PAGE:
Public Health Emergency Planning
Because there's is a relatively high potential for natural events (ice and thunder storms, tornadoes, floods, fires) to create public health emergencies it's important for us to prepare and plan for such events. In addition, other man-made events (chemical spills, airline crashes, and derailments) and terrorist threats could also create a public health emergency or mass casualty event with a surge of patients that could overwhelm our hospital and public health resource capacities. Furthermore, there is always the potential of a new or novel virus that could create a pandemic or worldwide epidemic.
While it's impossible to be ready for truly disastrous events and for our available local resources to be enough to respond to every event, staff members from the division work with many local and state partners to be as prepared as possible for smaller-scale events; and also know how to call in help from our federal partners when and if the need arises. Help might not arrive quickly so it's also imperative that individuals and families be informed and prepared for emergencies and have a plan they can put into action if needed.
In order to address the most likely emergencies we'll face as a community, the Department has prepared a Public Health Emergency Response Plan (ERP) that is coordinated with the Lancaster County Emergency Operations Plan (LEOP) prepared by the Lancaster County Emergency Manager. In most real world emergencies, the Department supports the Lancaster County Emergency Manager, who is charged with finding the resources to respond to most natural disasters and emergency events. In emergencies, staffs from all responding agencies operate in an Incident Command System that responders are trained to follow. The only time that the LLCHD will take the lead in response is in the case of a pandemic (worldwide epidemic) or there's need for mass clinics to address a novel virus or a biological attack, such as a terrorist's release of anthrax or plague in the community. In these scenarios we would also work with the Nebraska Department of Health and Human Services (NDHHS) and the Centers for Disease Control and Prevention (CDC) and would likely ask for resources from the Strategic National Stockpile (SNS) to provide antibiotics and other drugs to the those persons at risk.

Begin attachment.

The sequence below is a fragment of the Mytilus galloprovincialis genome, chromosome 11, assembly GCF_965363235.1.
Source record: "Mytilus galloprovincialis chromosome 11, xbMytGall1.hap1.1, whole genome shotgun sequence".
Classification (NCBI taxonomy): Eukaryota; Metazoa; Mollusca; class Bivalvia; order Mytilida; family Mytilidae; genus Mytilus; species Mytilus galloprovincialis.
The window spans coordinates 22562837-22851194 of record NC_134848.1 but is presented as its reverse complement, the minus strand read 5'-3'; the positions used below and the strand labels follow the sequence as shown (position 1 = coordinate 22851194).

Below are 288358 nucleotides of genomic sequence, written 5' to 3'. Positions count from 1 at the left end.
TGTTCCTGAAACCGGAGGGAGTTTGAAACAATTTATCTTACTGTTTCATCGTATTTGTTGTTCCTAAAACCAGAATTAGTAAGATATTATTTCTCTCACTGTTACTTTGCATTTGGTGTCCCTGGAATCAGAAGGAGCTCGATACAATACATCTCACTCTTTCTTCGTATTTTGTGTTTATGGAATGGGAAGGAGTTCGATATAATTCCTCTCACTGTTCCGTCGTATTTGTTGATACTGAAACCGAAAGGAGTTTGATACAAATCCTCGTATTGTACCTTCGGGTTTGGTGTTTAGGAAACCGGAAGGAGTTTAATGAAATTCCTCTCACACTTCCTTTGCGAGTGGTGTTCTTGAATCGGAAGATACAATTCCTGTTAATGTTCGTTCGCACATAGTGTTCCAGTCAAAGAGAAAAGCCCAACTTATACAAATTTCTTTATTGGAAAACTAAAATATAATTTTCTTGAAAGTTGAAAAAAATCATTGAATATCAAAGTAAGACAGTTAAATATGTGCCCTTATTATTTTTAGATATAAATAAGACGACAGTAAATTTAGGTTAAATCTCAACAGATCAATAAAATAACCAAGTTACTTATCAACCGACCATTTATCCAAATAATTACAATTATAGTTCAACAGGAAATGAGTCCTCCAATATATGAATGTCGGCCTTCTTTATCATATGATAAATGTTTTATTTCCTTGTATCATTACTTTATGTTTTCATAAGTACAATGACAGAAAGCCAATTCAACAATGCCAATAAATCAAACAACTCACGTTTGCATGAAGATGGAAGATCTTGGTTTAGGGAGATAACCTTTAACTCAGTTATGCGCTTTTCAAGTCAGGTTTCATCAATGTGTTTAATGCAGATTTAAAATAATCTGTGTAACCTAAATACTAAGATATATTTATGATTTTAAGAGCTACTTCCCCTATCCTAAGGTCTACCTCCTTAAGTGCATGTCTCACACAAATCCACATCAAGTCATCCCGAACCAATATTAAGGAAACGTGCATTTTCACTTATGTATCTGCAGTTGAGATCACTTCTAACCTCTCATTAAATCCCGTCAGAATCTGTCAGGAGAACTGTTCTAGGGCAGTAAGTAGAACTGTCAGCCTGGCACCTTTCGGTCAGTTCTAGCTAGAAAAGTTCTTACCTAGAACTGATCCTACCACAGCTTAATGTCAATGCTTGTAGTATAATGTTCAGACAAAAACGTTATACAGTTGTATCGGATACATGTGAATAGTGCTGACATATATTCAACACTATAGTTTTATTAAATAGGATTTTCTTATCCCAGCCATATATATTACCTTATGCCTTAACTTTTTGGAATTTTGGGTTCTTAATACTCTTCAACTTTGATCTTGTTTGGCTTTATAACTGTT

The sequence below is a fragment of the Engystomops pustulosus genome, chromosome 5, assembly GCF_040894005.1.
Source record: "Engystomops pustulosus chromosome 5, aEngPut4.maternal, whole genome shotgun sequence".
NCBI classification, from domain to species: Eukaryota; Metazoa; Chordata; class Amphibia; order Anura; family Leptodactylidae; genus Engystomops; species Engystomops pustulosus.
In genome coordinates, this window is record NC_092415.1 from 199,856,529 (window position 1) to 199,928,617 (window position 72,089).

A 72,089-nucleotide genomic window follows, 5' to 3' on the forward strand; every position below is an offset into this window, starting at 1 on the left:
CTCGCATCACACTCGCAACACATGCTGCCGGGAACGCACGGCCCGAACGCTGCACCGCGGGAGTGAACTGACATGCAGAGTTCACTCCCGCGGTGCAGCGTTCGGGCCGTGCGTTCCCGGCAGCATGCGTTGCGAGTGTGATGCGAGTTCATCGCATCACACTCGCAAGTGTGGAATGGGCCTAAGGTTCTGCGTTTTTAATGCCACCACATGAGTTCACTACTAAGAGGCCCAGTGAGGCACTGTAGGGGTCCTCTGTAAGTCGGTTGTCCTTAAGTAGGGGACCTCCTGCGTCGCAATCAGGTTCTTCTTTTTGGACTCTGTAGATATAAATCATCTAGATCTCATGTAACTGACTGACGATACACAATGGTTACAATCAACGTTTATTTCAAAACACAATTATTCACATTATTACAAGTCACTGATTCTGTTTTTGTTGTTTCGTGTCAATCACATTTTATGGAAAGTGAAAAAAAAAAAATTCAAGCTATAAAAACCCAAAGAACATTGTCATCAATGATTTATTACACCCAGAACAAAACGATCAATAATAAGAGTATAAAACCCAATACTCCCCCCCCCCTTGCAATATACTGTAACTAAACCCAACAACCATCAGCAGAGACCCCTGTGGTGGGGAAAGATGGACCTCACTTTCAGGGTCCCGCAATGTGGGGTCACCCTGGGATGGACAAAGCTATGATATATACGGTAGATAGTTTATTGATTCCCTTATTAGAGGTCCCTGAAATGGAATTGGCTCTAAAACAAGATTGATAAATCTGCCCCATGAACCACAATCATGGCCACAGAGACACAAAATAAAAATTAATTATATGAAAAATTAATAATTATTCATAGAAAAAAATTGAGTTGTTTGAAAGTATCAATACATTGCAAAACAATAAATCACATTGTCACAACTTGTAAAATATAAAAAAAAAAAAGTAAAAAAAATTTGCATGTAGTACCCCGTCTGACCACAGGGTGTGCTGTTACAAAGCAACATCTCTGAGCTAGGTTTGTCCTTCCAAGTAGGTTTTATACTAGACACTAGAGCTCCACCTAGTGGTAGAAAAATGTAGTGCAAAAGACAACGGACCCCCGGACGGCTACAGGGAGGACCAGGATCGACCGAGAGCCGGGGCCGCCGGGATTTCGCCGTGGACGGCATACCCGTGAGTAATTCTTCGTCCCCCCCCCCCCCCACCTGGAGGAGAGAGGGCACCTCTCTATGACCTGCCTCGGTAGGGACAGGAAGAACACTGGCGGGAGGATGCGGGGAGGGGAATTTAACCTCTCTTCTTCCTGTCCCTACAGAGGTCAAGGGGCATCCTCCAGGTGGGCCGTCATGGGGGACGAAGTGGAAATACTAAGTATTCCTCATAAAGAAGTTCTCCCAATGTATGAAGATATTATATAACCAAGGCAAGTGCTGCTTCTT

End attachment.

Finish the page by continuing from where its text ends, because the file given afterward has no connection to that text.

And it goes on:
Preparing for public health emergencies requires having ourselves and our partners ready to respond to likely events. Therefore, we train and exercise with emergency management, Lincoln's hospitals, the medical community, Lincoln Fire and Rescue (EMS), Lincoln Public Schools, the local chapter of the American Red Cross, volunteer agencies, the Lincoln Electric System, the Lincoln Water System and a host of other responders and service providers. The mix of partners depends upon the type of event. However, we routinely plan and prepare with hospitals, long term care facilities and physicians as they are the partners we coordinate with the most during public health emergencies.
Another aspect of preparation is to recruit people with an interest and knowledge to be helpful volunteers in an emergency. There are a number of organized volunteers, and trained professionals such as the Urban Search and Rescue unit and Red Cross volunteers, that are available in a natural disaster or man-made catastrophe. One group that the Department sponsors is the Southeast Nebraska Medical Reserve Corps (MRC), which meets monthly to plan and train. In addition to MRC volunteers and professionals who sign up to serve if there's a need for their assistance, we know that perhaps thousands of untrained volunteers will rush to help and therefore emergency management and volunteer agencies are prepared to set up Emergency Volunteer Centers to reduce the potential chaos.